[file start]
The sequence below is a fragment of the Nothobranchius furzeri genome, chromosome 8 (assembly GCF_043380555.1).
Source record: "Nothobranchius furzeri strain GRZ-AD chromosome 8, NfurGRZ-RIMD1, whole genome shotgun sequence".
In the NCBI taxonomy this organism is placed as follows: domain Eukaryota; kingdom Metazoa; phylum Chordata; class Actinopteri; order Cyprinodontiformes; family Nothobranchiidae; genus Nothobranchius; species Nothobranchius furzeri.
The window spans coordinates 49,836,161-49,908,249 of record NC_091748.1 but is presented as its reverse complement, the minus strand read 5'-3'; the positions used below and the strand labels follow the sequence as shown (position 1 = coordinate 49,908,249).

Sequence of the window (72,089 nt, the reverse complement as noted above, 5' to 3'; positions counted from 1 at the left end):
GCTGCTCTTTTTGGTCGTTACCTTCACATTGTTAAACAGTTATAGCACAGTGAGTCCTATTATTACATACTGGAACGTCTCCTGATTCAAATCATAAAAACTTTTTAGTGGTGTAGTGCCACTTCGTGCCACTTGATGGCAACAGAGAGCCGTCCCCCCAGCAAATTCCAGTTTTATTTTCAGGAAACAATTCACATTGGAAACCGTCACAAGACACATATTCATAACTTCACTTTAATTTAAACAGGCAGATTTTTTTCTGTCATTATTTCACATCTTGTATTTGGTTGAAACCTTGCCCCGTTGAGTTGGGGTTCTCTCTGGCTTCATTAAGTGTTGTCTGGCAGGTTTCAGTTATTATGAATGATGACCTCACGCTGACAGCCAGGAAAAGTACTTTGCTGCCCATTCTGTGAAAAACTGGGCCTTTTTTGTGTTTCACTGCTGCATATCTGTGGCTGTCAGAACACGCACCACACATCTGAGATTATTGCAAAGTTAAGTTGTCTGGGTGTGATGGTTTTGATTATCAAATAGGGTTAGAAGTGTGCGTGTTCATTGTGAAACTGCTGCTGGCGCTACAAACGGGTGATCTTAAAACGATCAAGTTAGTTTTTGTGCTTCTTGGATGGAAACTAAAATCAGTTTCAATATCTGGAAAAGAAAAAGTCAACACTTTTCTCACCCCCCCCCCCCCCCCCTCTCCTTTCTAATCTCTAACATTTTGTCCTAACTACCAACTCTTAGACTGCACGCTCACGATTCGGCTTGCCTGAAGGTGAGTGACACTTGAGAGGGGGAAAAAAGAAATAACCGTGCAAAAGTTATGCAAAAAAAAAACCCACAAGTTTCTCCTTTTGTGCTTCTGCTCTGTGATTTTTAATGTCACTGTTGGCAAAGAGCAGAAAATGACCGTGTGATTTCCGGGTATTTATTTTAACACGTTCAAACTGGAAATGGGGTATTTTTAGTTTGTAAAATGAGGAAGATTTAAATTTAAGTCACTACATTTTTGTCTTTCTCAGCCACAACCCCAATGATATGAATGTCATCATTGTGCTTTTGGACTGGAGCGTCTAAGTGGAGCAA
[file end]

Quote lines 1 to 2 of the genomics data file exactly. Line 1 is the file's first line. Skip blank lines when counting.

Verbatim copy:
The sequence below is a fragment of the Nothobranchius furzeri genome, chromosome 8 (assembly GCF_043380555.1).
Source record: "Nothobranchius furzeri strain GRZ-AD chromosome 8, NfurGRZ-RIMD1, whole genome shotgun sequence".